Simnel cake is a traditional cake made on Easter. It is a light fruit cake that is marzipan covered and toasted. This cake is mostly served in countries like Great Britain and Ireland during Easter celebrations. The cake usually has a layer of baked almond paste and marzipan. To signify the true essence of Easter, the cake has eleven marzipan balls spread around on the top, which symbolize the 11 true disciples of Christ. Sometimes, Christ is also represented with an additional marzipan ball in the middle.
History of Simnel Cake
The origin of this cake can be traced back to the 17th century, when this cake was baked on Mothering Sunday by young girls for their mothers. This later came to be used on the occasion of Easter. The recipe of making this cake has undergone several variations based on the culinary practices of different regions. The finest version of this cake is made in England. Apart from this, the Lancashire version is known as one of the richest cakes.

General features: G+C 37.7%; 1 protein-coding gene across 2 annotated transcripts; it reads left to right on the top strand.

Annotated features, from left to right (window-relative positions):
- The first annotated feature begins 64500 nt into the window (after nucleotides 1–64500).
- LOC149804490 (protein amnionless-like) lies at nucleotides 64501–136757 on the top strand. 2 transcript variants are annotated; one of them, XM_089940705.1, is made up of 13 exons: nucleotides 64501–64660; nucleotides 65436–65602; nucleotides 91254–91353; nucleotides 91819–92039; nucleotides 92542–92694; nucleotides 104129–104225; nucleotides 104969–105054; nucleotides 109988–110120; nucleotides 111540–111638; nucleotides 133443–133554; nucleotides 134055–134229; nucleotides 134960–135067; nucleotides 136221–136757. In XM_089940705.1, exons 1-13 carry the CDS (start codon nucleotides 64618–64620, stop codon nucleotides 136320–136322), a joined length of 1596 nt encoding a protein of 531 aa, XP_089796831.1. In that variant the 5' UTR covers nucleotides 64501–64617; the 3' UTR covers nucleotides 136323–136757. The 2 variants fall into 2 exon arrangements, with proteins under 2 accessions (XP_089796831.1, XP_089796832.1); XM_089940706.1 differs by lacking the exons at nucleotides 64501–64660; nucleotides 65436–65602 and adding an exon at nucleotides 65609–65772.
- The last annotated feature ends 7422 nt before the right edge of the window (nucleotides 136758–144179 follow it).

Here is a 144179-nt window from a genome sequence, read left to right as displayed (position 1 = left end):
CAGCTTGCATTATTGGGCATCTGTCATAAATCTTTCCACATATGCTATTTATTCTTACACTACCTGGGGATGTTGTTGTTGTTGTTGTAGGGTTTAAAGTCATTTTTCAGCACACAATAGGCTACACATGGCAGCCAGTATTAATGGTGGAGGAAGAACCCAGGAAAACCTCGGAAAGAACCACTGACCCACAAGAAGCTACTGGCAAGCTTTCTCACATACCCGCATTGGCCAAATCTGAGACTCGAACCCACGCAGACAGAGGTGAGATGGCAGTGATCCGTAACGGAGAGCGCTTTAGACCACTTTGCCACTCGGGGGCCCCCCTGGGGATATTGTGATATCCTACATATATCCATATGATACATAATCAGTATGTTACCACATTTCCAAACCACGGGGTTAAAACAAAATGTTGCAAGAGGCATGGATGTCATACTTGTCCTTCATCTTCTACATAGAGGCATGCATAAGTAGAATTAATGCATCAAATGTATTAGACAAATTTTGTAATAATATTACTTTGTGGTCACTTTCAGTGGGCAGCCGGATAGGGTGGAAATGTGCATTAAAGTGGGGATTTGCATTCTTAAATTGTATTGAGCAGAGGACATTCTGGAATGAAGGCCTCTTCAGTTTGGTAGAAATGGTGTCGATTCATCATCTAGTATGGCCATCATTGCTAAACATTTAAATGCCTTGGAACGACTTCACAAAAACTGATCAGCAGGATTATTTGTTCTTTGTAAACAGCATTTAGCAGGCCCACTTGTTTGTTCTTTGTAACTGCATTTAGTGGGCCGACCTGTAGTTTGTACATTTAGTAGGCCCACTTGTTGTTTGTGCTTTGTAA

Ingredients Used and Method of Preparation
The Simnel cake is prepared by using some of the basic household ingredients. Some of these ingredients are butter, sugar, eggs, refined flour, baking powder, salt, dried ginger powder, cinnamon powder, nutmeg powder, currants (kishmish), raisins (kishmish), chopped mixed fruit and marzipan.
The cake is usually prepared by first making an almond paste with ground almonds, eggs, and sugar. The cake itself is made with the regular ingredients. The cake batter is divided into two. The first half is poured in a pan, followed by a layer of almond paste. The remaining batter is poured on top of it and the cake is baked. The top of the cake is glazed with jam and covered by a smooth layer of almond paste again. The 11 balls are set around the cake, which is then grilled for a couple of minutes.
About 100 g of Simnel cake typically contains:
· Calories - 360
· Saturated fat - 4.3 g
· Dietary Fiber - 9 g
· Protein - 5.1 g
· Sodium - 100 mg
1. It was believed that this cake was invented by Lambert Simnel, who was a pretender to England's throne. However, this may not be true as the cake has been mentioned in English literature even before that. The term "simnel" could have been derived from Latin American word “simila”, which means fine wheat flour.
2. Companies like Devizes, Bury and Shrewsbury were known for the production of the Simnel cake. Among these, the Shrewsbury version was the most popular.